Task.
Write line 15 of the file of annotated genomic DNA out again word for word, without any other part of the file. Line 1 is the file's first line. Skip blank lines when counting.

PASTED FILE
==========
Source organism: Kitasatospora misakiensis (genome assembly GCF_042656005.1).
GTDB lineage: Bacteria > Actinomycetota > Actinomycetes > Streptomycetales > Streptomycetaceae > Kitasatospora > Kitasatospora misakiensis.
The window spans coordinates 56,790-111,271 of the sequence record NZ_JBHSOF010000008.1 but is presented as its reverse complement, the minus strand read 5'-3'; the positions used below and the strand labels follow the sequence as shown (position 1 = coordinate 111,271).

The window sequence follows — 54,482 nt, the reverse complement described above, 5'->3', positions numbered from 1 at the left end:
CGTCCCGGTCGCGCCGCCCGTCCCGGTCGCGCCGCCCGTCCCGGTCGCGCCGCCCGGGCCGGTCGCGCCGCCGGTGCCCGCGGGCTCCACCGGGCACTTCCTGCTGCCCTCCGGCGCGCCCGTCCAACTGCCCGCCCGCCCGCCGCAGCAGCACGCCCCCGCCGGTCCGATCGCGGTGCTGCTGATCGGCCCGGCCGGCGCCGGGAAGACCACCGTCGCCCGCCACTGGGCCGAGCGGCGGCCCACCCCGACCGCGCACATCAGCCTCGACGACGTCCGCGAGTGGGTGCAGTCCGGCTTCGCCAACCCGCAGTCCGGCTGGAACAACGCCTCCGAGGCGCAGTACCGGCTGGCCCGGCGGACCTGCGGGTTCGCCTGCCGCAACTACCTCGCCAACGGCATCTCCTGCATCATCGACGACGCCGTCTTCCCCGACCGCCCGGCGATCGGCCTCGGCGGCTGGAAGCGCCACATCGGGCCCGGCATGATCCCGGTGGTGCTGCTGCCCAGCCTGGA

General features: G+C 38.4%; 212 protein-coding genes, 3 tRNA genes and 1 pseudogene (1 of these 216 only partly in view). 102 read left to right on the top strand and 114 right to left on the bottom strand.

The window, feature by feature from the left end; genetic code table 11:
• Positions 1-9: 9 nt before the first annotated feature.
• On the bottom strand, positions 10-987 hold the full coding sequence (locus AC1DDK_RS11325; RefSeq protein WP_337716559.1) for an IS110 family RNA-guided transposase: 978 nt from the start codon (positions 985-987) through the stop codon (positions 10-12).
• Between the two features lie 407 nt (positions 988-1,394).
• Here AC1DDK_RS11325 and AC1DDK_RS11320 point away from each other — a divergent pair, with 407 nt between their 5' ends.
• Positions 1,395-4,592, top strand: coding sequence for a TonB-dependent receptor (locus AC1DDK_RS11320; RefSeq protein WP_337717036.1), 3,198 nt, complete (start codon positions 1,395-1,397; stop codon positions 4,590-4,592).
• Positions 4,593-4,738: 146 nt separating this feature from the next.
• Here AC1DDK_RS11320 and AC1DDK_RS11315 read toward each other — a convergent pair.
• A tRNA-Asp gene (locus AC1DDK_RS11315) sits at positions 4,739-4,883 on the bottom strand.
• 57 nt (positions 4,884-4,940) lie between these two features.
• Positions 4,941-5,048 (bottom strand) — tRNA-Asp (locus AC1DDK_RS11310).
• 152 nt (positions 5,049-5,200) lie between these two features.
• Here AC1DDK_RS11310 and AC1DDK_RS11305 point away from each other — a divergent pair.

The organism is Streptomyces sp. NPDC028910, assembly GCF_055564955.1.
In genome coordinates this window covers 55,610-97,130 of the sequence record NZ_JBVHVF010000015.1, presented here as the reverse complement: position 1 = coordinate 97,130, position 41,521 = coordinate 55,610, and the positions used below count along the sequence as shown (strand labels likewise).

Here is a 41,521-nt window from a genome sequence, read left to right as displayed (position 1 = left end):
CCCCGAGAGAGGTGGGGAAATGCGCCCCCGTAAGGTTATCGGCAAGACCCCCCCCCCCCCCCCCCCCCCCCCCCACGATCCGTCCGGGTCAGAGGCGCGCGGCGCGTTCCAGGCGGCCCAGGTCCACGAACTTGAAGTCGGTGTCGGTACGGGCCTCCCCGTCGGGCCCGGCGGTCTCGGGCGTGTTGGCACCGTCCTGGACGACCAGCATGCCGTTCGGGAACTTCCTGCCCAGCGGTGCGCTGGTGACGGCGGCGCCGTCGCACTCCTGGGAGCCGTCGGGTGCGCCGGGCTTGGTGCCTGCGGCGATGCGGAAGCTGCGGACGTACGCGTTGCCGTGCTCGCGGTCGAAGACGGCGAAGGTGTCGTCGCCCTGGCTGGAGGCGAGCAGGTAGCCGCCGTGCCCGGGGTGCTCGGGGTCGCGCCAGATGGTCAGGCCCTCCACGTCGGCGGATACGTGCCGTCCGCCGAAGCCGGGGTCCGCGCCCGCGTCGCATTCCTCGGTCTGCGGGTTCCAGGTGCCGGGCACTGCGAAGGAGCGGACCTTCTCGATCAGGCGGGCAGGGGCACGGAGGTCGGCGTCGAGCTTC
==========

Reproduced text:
• A tRNA-Asp gene (locus AC1DDK_RS11315) sits at positions 4,739-4,883 on the bottom strand.